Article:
Why would they use the "natural born" terminology if it did not mean eligible for the presidency, when they could have extended the privileges and immunities of US citizenship with just "citizen" (which they did in 1795)? Some have said the use of nbC was a "mistake", but I don't think so.

But yeah, for Cruz to try to say that a statute from 1790 proves he is eligible reeks of untruth, and the floating of that idea by Katyal, Clement, Maskel et al., coupled with 7 FAM 1131.6-3 (that citizens at birth are "not naturalized") is proof that this whole controversy is manufactured for a desired result.

Cruz and others try to make "naturalization" only as a "process" (with residency requirements, a test and oath), when the very definition in INS 1952(23) is "conferring of nationality after birth by ANY MEANS WHATSOEVER." It could be by statute, treaty, collective naturalization, or by the Constitution itself (as it did in "or a citizen at the time..."). Gray in Wong Kim Ark started the confusion by saying that those born in the US "need no naturalization", but Afroyim v. Rusk seemed to disagree with that, and specifically said that WKA "was conferred citizenship by the 14A" (naturalized by the 14th Amendment as born subject to the jurisdiction). I think that the 14A IS A VEHICLE of NATURALIZATION, where one is either born and subject to the jurisdiction of the US or naturalized and subject to the jurisdiction. Who at birth is "subject to the jurisdiction" is to be decided by Congressional statute (8 US 1401). The cases that say that one is either "born or naturalized" started the confusion. Both are naturalized, but the separation of "born" and "naturalized" led to the acceptance of "birthright citizenship". As you know the early naturalization statutes naturalized the children of aliens at the time of the parents naturalization even if born in the US. Do you view the 14A as a vehicle of naturalization?

Anyway, it seems that allowing "birthright citizenship" without regard to the foreign allegiance of those born of aliens in the US is contrary to the 14A equal protection clause itself. Those that naturalize by oath are required to "renounce all allegiance to foreign powers" yet those given "birthright citizenship" to alien parents do not make such renunciation. Even the Revised statutes after the 14A define "Citizen" as one "subject to the jurisdiction of the US and no other foreign power".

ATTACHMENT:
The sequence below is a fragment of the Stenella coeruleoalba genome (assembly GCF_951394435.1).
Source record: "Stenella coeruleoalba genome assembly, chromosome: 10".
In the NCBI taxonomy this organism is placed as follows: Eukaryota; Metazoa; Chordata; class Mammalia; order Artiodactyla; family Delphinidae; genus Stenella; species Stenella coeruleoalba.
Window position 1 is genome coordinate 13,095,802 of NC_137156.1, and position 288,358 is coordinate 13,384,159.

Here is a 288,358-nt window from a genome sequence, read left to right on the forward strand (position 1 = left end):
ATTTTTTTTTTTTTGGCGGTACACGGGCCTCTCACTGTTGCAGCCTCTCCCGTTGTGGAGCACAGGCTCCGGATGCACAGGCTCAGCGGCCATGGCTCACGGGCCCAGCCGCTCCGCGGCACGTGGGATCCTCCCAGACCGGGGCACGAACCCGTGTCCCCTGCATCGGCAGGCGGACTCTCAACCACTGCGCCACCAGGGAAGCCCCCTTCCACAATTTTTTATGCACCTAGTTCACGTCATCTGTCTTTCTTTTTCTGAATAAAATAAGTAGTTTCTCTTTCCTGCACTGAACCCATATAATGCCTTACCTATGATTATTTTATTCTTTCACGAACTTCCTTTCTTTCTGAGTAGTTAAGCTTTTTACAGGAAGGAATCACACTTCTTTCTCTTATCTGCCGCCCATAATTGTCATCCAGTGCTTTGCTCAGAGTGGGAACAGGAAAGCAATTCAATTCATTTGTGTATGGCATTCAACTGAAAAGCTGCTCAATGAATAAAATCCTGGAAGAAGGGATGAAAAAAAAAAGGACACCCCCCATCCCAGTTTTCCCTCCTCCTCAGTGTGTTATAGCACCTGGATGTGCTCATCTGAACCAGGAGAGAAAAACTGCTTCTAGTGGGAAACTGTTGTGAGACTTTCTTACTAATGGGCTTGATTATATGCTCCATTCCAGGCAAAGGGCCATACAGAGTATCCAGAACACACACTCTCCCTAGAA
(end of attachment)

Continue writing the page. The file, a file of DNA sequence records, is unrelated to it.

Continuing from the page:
It will be hard to put that Genie back i the bottle.

Please explain. Thanks

Mario Apuzzo, Esq. said...

Tru Justice,

I read the article you link to. It presents nothing new. It is a repeat of the Cruz position. I covered it all in my article and shown how the position is wrong. If you want to post a comment showing how I am wrong, I will be happy to look at it and respond.

Mario Apuzzo, Esq. said...

I of II

Stan,

Vattel explained in Section 215 of his highly acclaimed and influential treatise:

§ 215. Children of citizens born in a foreign country.
It is asked whether the children born of citizens in a foreign country are citizens? The laws have decided this question in several countries, and their regulations must be followed. (59) By the law of nature alone, children follow the condition of their fathers, and enter into all their rights (§ 212); the place of birth produces no change in this particular, and cannot, of itself, furnish any reason for taking from a child what nature has given him; I say "of itself," for, civil or political laws may, for particular reasons, ordain otherwise. But I suppose that the father has not entirely quitted his country in order to settle elsewhere. If he has fixed his abode in a foreign country, he is become a member of another society, at least as a perpetual inhabitant; and his children will be members of it also.

Emer de Vattel, The Law of Nations, Section 215 (1758) (1797).

In Section 212, Vattel distinguished the “citizens” from the “natives, or natural born citizens.” Vattel stated that the question asked was whether that foreign-born child was a "citizen," not whether that child was a "native, or natural born citizen." Vattel’s failure to state the question as if it asked whether they were natives or natural born citizens cannot be considered some oversight or unintentional, given that just in Section 212 he was careful to articulate and distinguish the difference between the two classes, with the latter class reserved only to the children born in a country to parents who were its citizens. Also note that when speaking about the parents, Vattel always referred to them as “citizens,” and never as “natural born citizens,” thus demonstrating that all natural born citizens are citizens, but not all citizens are natural born citizens given his definition of a natural born citizen.

Vattel explained that the municipal laws of the child's parents' nation had to be followed when determining whether that foreign-born child was a citizen of his parent's nation. In other words, if those laws said that such a child was a citizen, then the child was. If those laws said that the child was not or did not provide for such a child, then the child was not. Vattel added that by nature alone, the place of birth could not take away from the child what nature had given to the child, and that such a child inherited from his or her parents (through the father) their citizenship.